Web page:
Archbishop Tutu speaks about fear in the United States of criticizing Israel because of the power of the “Jewish lobby.” Granted, that term can be code for hatred of Jews and for loony conspiracy theories. But one would expect that even Jews might want to get beyond the coded language in favor of a certain reality. To pretend that a Jewish lobby does not exist and is not influential and well-organized is absurd. Just as it would be absurd to argue that there is no lobby for trial lawyers, gun owners and physicians. Nevertheless, if the Jewish community at large allows certain elements within it to smear figures like Bishop Tutu without corrective comment from more prudent quarters, then the community risks its credibility on larger, more important issues. The boy who cried wolf syndrome may take hold if good peaceful notables are vindictively, tainted as anti-semitic simply as a mechanism to hide the crimes of Israel.

Left: This situation is a classic one demanding a moral stance that
involves Boycotts and Divestment.

Israel is a major player in international politics. It receives inordinate amounts of U.S. military aid and financial support. It possesses an impressive army as well as nuclear weapons. However, our close ties to the Israeli regime has compromised our foreign policy in the middle east. Israel is involved in a brutal occupation of Palestinian territories. Its subjugation of another people behind a wall is no small contributing factor to the seemingly endless spiral of anger and frustration that marks life in this tiny corner of the Middle East. The US is often blamed for protecting Israel and supporting it materially and otherwise. Only pressure from without a la the boycott against South Africa can dislodge Israel from its detrimental path to both its citizens and the Palestinian people. As long as the US continues to shield and shelter Israel unconditionally, she will remain spoiled and refuse to see reason.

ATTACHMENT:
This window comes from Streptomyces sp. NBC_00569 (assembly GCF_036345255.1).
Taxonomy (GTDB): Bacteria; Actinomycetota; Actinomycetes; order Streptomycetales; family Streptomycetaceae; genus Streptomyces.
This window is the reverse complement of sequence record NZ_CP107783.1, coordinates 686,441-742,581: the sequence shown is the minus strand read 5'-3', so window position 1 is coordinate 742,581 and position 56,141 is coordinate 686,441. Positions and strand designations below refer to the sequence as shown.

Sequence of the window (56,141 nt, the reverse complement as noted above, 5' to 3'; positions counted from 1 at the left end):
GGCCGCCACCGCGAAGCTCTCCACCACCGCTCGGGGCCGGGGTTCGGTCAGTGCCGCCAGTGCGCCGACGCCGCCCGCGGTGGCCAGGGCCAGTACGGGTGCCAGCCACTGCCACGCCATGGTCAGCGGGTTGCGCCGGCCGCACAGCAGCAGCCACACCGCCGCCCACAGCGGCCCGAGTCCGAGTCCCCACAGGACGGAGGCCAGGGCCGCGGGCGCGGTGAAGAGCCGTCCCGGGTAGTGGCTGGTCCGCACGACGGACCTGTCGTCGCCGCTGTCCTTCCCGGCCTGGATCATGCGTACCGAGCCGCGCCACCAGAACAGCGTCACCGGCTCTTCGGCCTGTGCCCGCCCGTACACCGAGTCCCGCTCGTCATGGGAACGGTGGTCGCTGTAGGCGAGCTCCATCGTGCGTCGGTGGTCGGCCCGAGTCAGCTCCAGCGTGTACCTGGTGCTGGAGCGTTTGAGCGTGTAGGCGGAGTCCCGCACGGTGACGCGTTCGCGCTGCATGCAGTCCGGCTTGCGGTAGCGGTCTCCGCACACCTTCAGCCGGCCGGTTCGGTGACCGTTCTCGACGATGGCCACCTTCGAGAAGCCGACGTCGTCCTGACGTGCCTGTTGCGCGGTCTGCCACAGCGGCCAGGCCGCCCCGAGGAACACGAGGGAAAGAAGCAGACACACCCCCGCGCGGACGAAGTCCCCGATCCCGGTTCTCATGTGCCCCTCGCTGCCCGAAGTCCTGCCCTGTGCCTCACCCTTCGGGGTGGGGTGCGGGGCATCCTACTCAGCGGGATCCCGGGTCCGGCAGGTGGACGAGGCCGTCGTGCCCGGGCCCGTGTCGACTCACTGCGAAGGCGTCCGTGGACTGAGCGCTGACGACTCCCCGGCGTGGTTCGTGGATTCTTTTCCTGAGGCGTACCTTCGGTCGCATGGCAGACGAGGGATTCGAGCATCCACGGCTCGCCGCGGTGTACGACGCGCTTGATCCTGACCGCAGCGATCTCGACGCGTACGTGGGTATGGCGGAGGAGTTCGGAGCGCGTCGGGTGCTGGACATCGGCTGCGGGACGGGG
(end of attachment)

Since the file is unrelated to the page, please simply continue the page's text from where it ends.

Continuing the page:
Left: Israeli soldier questions a mother and her children on their way from school at Qalandiya checkpoint.

There is not a single view among U.S., Israeli Jews or other Jews in the Diaspora about what should be done to bring peace between Israelis and Palestinians. Some of the sharpest critics of the occupation and ethnic cleasing can be found among Israel’s Jewish citizenry and prominent Jews in the Diaspora. It is very important for the sake of peace that those views be aired, not silenced. And there is no better place than a campus of a university to foster thoughtful conversation around topics, while important to our citizenry and foreign affairs, that are kept hidden and which are made taboo.


Blogger bARABie said...

"Foxman added that Tutu should have been permitted to speak at St."

That is the ONLY thing that changed the father's mind.

October 18, 2007 at 12:19 AM